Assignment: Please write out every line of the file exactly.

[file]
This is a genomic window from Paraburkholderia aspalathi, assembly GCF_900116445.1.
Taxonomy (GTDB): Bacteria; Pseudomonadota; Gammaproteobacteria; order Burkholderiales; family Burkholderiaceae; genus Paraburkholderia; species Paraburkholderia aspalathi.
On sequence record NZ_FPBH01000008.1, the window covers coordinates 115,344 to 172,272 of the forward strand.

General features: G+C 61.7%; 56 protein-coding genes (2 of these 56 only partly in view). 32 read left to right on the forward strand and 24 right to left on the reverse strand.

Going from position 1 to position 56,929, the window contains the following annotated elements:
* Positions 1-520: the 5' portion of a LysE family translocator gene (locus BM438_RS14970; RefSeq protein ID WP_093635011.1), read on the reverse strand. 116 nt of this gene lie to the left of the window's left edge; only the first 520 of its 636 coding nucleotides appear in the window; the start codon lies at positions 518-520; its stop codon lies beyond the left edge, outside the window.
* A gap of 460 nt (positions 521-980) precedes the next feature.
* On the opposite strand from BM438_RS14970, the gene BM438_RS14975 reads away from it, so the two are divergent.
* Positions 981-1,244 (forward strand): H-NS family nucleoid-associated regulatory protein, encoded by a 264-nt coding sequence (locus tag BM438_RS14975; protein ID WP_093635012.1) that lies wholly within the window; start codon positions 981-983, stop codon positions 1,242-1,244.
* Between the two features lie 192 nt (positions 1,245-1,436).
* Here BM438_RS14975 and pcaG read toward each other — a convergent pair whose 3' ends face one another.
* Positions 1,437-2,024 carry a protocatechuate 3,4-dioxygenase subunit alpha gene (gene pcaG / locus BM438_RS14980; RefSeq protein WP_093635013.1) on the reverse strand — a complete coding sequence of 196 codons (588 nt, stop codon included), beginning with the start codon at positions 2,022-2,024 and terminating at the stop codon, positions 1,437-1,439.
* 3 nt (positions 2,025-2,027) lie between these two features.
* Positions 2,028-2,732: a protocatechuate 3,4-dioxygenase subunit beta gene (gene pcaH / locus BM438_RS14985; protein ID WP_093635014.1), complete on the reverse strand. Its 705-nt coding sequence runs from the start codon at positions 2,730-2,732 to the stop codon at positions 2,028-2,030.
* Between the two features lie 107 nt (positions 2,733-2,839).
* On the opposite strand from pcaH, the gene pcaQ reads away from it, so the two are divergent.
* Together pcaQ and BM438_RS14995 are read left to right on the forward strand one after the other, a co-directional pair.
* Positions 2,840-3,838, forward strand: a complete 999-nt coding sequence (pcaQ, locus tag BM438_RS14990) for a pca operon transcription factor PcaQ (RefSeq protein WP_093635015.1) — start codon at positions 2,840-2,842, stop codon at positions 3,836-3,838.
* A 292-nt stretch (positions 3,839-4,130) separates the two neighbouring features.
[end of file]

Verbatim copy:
This is a genomic window from Paraburkholderia aspalathi, assembly GCF_900116445.1.
Taxonomy (GTDB): Bacteria; Pseudomonadota; Gammaproteobacteria; order Burkholderiales; family Burkholderiaceae; genus Paraburkholderia; species Paraburkholderia aspalathi.
On sequence record NZ_FPBH01000008.1, the window covers coordinates 115,344 to 172,272 of the forward strand.

General features: G+C 61.7%; 56 protein-coding genes (2 of these 56 only partly in view). 32 read left to right on the forward strand and 24 right to left on the reverse strand.

Going from position 1 to position 56,929, the window contains the following annotated elements:
* Positions 1-520: the 5' portion of a LysE family translocator gene (locus BM438_RS14970; RefSeq protein ID WP_093635011.1), read on the reverse strand. 116 nt of this gene lie to the left of the window's left edge; only the first 520 of its 636 coding nucleotides appear in the window; the start codon lies at positions 518-520; its stop codon lies beyond the left edge, outside the window.
* A gap of 460 nt (positions 521-980) precedes the next feature.
* On the opposite strand from BM438_RS14970, the gene BM438_RS14975 reads away from it, so the two are divergent.
* Positions 981-1,244 (forward strand): H-NS family nucleoid-associated regulatory protein, encoded by a 264-nt coding sequence (locus tag BM438_RS14975; protein ID WP_093635012.1) that lies wholly within the window; start codon positions 981-983, stop codon positions 1,242-1,244.
* Between the two features lie 192 nt (positions 1,245-1,436).
* Here BM438_RS14975 and pcaG read toward each other — a convergent pair whose 3' ends face one another.
* Positions 1,437-2,024 carry a protocatechuate 3,4-dioxygenase subunit alpha gene (gene pcaG / locus BM438_RS14980; RefSeq protein WP_093635013.1) on the reverse strand — a complete coding sequence of 196 codons (588 nt, stop codon included), beginning with the start codon at positions 2,022-2,024 and terminating at the stop codon, positions 1,437-1,439.
* 3 nt (positions 2,025-2,027) lie between these two features.
* Positions 2,028-2,732: a protocatechuate 3,4-dioxygenase subunit beta gene (gene pcaH / locus BM438_RS14985; protein ID WP_093635014.1), complete on the reverse strand. Its 705-nt coding sequence runs from the start codon at positions 2,730-2,732 to the stop codon at positions 2,028-2,030.
* Between the two features lie 107 nt (positions 2,733-2,839).
* On the opposite strand from pcaH, the gene pcaQ reads away from it, so the two are divergent.
* Together pcaQ and BM438_RS14995 are read left to right on the forward strand one after the other, a co-directional pair.
* Positions 2,840-3,838, forward strand: a complete 999-nt coding sequence (pcaQ, locus tag BM438_RS14990) for a pca operon transcription factor PcaQ (RefSeq protein WP_093635015.1) — start codon at positions 2,840-2,842, stop codon at positions 3,836-3,838.
* A 292-nt stretch (positions 3,839-4,130) separates the two neighbouring features.